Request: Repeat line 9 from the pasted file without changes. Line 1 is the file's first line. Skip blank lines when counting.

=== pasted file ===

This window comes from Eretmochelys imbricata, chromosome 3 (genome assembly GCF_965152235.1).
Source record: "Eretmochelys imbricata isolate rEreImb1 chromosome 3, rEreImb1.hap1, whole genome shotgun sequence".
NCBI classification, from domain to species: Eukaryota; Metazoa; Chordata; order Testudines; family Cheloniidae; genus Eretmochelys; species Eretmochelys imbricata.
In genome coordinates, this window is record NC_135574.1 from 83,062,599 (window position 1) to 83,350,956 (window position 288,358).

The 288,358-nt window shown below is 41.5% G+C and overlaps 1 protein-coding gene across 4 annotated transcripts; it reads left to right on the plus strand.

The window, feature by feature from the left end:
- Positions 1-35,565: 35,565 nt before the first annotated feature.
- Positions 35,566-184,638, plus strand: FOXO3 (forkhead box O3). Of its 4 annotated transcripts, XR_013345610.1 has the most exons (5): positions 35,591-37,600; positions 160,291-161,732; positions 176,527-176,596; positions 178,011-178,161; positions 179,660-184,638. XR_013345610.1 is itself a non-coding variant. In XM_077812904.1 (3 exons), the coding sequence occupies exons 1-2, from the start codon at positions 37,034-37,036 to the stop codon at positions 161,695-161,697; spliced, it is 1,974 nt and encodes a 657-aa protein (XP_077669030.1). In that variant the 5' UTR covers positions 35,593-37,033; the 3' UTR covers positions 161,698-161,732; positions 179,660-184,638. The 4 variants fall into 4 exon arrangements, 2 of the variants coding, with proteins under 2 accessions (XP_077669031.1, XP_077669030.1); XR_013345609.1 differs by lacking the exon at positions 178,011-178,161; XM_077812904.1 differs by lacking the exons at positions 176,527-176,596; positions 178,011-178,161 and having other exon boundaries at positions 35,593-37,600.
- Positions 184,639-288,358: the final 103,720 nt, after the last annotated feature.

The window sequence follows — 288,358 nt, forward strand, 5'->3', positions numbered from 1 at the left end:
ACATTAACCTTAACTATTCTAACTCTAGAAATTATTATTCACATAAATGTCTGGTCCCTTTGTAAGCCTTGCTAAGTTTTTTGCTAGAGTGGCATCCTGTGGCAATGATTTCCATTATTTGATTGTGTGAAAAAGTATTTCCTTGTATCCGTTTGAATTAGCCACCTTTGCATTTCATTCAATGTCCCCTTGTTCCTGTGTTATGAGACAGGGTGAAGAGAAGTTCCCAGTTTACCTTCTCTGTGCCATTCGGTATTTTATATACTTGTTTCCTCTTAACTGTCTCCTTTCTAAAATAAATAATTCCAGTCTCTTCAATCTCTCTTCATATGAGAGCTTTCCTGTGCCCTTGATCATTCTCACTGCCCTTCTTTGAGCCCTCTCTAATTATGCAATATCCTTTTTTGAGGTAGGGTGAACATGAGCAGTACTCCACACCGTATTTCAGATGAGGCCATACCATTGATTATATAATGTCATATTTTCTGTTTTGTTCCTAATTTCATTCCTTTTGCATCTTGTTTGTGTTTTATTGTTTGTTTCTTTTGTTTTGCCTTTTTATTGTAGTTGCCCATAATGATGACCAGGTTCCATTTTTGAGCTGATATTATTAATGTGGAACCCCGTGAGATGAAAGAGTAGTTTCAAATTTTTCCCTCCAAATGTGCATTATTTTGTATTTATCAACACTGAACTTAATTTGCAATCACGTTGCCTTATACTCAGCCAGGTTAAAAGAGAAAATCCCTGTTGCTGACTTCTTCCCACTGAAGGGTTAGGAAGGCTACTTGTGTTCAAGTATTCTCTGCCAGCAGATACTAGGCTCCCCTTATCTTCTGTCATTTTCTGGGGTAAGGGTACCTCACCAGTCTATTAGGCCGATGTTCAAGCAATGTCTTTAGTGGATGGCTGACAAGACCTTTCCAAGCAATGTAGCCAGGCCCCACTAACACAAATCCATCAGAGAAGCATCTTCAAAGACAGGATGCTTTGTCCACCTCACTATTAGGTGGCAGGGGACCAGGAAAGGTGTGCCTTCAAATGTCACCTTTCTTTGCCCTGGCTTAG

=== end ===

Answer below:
- Positions 184,639-288,358: the final 103,720 nt, after the last annotated feature.